Today, I introduce my very awesome mentor, Tori, and how she came to be the inquisitive researcher she is now. As an undergraduate student, Tori majored in molecular, cellular and developmental biology with a concentration in neurobiology in Yale University. While she entered Yale thinking she may be pre-med, after spending a year working in neurobiology lab, she decided to pursue research. Her main reason for the change was this: she wanted to understand the science behind the treatments and extend the current knowledge by asking questions and answering those questions herself. Tori has always wanted to understand the maladaptations behind neuropsychiatric disorders and continue to do so now. Her current disorders of interest are dystonia(abnormal muscle tone as a resulting in spasms and abnormal posture) and Parkinson’s disease.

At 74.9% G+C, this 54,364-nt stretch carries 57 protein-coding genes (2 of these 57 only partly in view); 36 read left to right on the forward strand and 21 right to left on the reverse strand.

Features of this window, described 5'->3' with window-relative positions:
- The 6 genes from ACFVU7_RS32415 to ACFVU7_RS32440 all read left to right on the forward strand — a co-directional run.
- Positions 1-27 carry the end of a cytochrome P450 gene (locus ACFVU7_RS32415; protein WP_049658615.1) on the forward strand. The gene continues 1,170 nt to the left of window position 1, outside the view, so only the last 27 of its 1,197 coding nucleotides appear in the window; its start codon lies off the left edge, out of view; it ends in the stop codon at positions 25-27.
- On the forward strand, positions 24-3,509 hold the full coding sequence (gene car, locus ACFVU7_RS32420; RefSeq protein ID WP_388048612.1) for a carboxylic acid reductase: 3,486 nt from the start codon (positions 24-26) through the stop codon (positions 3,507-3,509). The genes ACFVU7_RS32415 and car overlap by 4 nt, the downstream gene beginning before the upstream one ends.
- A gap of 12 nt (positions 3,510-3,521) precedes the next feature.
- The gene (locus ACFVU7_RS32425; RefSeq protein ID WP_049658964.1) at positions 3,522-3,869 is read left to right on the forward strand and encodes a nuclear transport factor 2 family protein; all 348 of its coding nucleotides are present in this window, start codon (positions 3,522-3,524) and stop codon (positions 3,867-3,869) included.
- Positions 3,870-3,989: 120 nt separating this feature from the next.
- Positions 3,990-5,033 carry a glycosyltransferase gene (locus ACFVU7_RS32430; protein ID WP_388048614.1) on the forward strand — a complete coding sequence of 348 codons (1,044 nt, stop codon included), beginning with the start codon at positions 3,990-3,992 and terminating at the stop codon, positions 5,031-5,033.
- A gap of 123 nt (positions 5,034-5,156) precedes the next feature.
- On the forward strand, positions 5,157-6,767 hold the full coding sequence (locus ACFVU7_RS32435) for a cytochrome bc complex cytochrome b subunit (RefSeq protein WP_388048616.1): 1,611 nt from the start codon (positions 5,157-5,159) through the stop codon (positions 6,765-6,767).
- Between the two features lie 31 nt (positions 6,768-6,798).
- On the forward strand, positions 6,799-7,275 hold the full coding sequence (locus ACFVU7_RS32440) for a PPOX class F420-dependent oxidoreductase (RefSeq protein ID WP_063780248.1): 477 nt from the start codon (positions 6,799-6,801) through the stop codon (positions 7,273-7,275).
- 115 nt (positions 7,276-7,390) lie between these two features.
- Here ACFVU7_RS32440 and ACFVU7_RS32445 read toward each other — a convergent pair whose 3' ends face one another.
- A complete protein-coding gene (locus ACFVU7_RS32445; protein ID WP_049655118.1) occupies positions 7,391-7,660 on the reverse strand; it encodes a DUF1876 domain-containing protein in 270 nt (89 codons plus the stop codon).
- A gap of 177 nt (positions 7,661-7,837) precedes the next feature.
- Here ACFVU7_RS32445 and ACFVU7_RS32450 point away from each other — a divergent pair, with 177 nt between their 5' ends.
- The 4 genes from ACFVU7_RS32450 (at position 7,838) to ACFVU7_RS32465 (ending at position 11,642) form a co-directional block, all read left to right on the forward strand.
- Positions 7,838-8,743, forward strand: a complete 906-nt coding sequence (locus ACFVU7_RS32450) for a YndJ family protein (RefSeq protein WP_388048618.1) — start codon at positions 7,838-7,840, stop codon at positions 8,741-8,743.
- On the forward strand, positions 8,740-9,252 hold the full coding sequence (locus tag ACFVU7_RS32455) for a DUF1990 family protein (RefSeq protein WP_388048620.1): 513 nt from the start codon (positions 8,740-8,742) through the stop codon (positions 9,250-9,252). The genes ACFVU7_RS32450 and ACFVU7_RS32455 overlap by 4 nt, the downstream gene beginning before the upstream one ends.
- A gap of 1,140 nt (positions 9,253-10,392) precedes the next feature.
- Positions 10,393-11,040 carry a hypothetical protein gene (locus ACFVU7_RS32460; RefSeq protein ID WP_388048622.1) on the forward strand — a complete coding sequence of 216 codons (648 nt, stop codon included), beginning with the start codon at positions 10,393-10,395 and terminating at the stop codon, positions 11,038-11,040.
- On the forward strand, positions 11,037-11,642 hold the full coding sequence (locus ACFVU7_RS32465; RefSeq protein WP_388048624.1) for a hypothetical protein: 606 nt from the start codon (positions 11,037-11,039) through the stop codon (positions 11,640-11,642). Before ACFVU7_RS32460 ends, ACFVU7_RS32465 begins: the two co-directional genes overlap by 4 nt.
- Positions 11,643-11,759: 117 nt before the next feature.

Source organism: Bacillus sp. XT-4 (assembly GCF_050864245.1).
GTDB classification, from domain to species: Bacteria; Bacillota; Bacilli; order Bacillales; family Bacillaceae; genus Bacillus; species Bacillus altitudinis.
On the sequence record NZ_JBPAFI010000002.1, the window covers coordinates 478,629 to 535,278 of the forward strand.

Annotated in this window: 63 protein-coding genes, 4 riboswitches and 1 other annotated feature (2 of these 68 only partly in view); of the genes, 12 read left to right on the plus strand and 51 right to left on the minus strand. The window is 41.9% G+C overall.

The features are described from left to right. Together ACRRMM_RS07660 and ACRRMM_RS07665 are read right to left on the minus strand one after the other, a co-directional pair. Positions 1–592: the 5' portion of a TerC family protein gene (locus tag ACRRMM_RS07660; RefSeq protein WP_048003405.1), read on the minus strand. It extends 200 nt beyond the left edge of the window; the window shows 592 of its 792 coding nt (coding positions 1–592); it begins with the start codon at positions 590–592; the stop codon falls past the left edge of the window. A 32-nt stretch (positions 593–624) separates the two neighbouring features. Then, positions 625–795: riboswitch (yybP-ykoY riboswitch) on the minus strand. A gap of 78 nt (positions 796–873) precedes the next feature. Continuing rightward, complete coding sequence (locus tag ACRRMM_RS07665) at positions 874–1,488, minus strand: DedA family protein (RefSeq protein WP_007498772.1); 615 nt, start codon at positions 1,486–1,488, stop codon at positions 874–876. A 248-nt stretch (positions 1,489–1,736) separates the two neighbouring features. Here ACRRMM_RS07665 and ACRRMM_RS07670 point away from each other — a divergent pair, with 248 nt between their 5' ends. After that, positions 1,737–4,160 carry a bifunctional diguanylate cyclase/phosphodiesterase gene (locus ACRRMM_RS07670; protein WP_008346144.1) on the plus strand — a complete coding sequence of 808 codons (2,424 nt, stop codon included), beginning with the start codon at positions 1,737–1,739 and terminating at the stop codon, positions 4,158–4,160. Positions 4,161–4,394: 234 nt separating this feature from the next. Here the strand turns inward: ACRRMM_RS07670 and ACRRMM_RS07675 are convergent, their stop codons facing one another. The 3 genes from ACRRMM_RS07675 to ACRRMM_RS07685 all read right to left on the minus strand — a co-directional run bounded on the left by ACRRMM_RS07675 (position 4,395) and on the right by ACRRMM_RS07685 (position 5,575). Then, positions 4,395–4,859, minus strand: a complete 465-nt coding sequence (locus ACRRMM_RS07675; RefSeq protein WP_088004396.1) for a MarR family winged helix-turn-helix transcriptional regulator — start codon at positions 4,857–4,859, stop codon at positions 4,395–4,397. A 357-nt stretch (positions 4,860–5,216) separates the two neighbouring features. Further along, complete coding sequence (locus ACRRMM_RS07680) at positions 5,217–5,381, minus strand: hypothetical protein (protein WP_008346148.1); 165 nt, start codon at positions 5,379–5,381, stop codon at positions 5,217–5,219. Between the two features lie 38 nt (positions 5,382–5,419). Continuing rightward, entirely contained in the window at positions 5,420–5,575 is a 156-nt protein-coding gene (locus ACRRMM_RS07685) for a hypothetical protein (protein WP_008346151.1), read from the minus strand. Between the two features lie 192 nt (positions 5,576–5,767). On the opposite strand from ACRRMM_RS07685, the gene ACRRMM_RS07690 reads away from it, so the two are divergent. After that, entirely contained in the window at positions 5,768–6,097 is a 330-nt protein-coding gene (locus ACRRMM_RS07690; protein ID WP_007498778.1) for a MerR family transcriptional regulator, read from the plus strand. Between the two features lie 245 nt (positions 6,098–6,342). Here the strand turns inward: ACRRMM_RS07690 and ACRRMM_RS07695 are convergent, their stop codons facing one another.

What Tori particularly like about Science is the process of pursuing an answer to her question. What got her into research are the “spark moments” when she finds an answer, or a major revelation to her question. However, part of the difficulty of pursing research is that these “spark moments” seem to come very slowly. Many types of failures deter scientists from conducting successful experiments; there could be technical mistakes, or non-significant results that reveal there could be a fundamental problem with the theory. Troubleshooting will always be a part of a scientist’s life. Furthermore, research in academia has a very slow return rate, and could take anywhere between several months to several years.
There could be four qualities that constitute a successful scientist: unwavering curiosity, independence, self-efficacy and attention to detail. Curiosity may originate from personal motivation, or just simply from the love of a question like Tori. While collaboration in Science is very important, the expectation is that you will be the expert in your field, and conduct your own experiment. Scientists need to be independent. Self-efficacy is necessary to persevere in between the “spark moments”. Attention to detail is needed to do troubleshooting. Ultimately, the life of a scientist is a hard one, but could be one of the most rewarding in the long run.